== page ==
Papworth Special: 'Why this will be a smart move'
SENIOR Papworth Hospital managers are convinced the time has come to move to Cambridge – half-a-century after the idea was first put forward. They say they are sure that, overwhelmingly, the interests of patients and staff at the 230-bed pioneering heart-
SENIOR Papworth Hospital managers are convinced the time has come to move to Cambridge - half-a-century after the idea was first put forward.
They say they are sure that, overwhelmingly, the interests of patients and staff at the 230-bed pioneering heart-and-lung facility lie close to a major teaching hospital with unrivalled clinical and research facilities and served by better transport links.
Chief executive Stephen Bridge, who joined Papworth in 1988 as general manager, led a campaign against such a move nearly 15 years ago, collecting 118,000 signatures for a petition opposing abandoning the Papworth site - against fierce opposition from the then health authority.
"The reasons were wrong then and the timing was wrong," he told The Hunts Post.
Former Huntingdon MP John Major, who was Prime Minister at the time, agreed ... and the plan was shelved.
The health authority was so miffed at being over-ruled that it put major obstacles in the way of modernisation on the South Cambridgeshire site, which put three years delay into improvements there.
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"This is a fantastic hospital," Mr Bridge said. "There's something special about it.
"In our field, we are the best in the country and one of the best in Europe. In some techniques, we are among the top flight in the world.
"But, if we are going to stay there and attract the best specialist doctors and nurses, we must continue to develop and expand."
Chest consultant Dr Diana Bilton, who runs the cystic fibrosis unit and is also director of research and development, is equally passionate.
She said: "Like Stephen Bridge, I live locally. I love this place. We did everything we could to try to work out ways of staying on this site, even though re-developing here would have been a bit more expensive. It just didn't work."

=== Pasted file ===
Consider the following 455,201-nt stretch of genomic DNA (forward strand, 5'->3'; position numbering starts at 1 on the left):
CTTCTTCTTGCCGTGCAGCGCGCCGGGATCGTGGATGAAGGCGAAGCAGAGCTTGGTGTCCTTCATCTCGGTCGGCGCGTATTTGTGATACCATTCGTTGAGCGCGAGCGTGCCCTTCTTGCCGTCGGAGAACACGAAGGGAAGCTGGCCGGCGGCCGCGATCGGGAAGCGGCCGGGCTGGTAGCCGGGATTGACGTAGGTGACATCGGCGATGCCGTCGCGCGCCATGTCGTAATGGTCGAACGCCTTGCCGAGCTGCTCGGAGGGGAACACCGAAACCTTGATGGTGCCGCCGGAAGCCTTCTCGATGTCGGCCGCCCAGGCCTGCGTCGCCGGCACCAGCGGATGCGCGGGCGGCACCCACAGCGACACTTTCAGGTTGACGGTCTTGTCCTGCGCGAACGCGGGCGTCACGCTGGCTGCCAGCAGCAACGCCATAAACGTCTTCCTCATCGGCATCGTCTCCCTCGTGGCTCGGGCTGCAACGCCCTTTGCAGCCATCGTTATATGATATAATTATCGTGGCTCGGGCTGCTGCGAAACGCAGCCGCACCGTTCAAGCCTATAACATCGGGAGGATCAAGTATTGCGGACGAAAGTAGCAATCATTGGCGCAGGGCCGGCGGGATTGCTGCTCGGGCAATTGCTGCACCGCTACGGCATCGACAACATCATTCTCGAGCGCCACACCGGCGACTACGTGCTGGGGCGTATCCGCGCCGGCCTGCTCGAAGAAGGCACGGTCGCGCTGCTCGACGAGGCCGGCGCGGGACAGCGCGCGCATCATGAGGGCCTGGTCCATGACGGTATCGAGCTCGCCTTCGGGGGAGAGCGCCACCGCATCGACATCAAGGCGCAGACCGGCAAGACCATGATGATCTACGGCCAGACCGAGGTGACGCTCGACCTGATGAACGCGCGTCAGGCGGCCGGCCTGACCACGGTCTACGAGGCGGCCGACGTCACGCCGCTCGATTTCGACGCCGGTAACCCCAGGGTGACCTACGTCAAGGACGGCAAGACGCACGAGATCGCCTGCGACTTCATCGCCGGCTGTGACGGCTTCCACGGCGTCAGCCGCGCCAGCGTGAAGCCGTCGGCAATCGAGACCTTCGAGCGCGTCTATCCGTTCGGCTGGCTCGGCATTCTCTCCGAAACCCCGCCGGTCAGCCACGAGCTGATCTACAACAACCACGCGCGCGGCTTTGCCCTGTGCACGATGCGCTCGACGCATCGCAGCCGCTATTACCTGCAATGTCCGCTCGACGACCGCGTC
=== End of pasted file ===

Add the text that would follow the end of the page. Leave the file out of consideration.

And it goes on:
Rebuilding work over seven years on the existing site would have been extremely disruptive to patients and visitors, with the noise from construction work potentially disrupting patients' recovery from major surgery. "The patients must come first," Dr Bilton insisted.
Former and current patients represent the group most opposed to the move in the recent public consultation. But it is hardly surprising they want to protect the institution that has saved lives that were almost beyond repair.
Mr Bridge insisted the proposed move to Cambridge had been on the cards - other than for five years in the 1990s - since the mid-1950s, long before its first ground-breaking heart transplant 25 years ago.
However, the then Addenbrooke's site - opposite what is now the Fitzwilliam Museum in Trumpington Street - was so unsuitable as a teaching hospital that Cambridge University medical graduates did their clinical training elsewhere, usually at London teaching hospitals, such as Guy's, St Thomas's, St Bartholomew's and St Mary's.
The building of what used to be called "New Addenbrooke's" on the present site changed all that and revolutionised Cambridge as a site of world-renowned medical research.
"We need to be physically close to that capability," said Dr Bilton, "if we are to stay at the forefront of what we do well and continue to keep our specialists focused and motivated.
"What's more, if people at Papworth become ill with anything other than heart or lung conditions - when they are already very sick - they need access to treatment close by.
"At the moment, I can be driving to and from Addenbrooke's twice a day for a patient who has also developed a liver condition, for example."
That is not good news for her other patients at Papworth. Both she and Mr Bridge are adamant the welfare of patients, which lies at the centre of the hospital's clinical success and reputation at Papworth, will travel with them to Cambridge - but only if the "planning issues" can be sorted.
Papworth takes patients from the whole of eastern England and from north London. The village's closest railway station is St Neots, difficult to reach from Luton, for example, as is Cambridge station.
Most cystic fibrosis patients are young and, while they would prefer to travel to hospital independently by public transport, have to rely on parents or friends to drive them.
But, until the planned A14 and A428 road improvements are in place, and public transport links to the Addenbrooke's site are improved, a question mark will still hang over the £170million move.
Even if it goes ahead, there will be no moratorium on major investment at Papworth, Mr Bridge insisted.
The hospital needs MRI and CT scanners, which can be justified financially only if they are in almost constant use. Papworth cannot currently use them so intensively.
"But, if we get them here, we will take them with us to Cambridge," Mr Bridge promised.